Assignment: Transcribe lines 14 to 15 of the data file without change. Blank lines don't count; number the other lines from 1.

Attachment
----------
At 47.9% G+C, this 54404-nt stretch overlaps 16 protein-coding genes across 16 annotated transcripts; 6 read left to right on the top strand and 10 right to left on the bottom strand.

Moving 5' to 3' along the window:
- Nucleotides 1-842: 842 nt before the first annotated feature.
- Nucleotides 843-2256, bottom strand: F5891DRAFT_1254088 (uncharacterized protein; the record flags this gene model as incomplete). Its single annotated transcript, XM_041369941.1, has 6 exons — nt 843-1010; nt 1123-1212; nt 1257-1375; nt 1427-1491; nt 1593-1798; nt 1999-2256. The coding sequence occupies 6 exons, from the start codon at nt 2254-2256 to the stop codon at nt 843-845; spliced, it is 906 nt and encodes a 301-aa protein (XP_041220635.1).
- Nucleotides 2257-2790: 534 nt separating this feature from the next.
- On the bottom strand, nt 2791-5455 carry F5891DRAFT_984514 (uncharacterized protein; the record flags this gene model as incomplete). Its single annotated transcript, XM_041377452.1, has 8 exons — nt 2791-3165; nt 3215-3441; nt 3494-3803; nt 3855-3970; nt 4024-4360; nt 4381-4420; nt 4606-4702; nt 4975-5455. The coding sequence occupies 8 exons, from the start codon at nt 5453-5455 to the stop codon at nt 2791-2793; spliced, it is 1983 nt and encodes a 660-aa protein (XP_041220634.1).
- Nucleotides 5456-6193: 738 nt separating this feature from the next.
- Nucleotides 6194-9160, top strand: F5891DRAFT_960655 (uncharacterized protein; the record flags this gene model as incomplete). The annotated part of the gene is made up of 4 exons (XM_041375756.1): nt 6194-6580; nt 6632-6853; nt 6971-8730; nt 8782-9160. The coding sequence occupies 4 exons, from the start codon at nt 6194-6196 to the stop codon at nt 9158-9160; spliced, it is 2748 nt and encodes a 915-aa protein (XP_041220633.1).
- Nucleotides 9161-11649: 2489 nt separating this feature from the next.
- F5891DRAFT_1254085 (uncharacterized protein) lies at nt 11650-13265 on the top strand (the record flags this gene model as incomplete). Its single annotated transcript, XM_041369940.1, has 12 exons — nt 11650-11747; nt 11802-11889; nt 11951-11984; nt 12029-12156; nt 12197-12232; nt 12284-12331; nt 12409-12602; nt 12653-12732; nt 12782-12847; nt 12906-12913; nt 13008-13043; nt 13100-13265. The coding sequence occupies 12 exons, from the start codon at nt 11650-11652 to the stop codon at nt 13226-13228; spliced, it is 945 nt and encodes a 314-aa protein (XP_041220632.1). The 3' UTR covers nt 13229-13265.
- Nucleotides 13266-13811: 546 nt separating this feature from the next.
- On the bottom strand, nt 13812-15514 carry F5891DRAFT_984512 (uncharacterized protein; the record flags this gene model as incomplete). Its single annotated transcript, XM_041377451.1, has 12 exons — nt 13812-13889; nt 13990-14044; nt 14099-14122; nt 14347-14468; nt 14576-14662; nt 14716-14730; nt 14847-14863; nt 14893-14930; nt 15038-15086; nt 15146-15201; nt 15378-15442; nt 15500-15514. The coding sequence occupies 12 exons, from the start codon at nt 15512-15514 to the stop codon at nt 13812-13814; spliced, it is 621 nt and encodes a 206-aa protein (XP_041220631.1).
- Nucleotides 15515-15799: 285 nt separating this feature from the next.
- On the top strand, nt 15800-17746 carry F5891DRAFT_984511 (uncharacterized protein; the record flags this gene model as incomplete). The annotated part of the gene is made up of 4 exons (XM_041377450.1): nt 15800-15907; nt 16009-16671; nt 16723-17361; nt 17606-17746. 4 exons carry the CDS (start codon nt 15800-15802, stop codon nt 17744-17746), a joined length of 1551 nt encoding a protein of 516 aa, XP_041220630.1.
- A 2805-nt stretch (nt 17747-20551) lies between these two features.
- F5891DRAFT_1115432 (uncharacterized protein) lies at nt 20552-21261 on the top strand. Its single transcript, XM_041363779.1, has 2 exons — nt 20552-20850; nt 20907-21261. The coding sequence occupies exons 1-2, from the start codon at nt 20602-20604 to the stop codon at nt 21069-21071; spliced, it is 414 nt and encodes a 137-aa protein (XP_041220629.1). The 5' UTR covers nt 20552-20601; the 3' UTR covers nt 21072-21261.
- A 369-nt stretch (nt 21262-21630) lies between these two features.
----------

- On the top strand, nt 15800-17746 carry F5891DRAFT_984511 (uncharacterized protein; the record flags this gene model as incomplete). The annotated part of the gene is made up of 4 exons (XM_041377450.1): nt 15800-15907; nt 16009-16671; nt 16723-17361; nt 17606-17746. 4 exons carry the CDS (start codon nt 15800-15802, stop codon nt 17744-17746), a joined length of 1551 nt encoding a protein of 516 aa, XP_041220630.1.
- A 2805-nt stretch (nt 17747-20551) lies between these two features.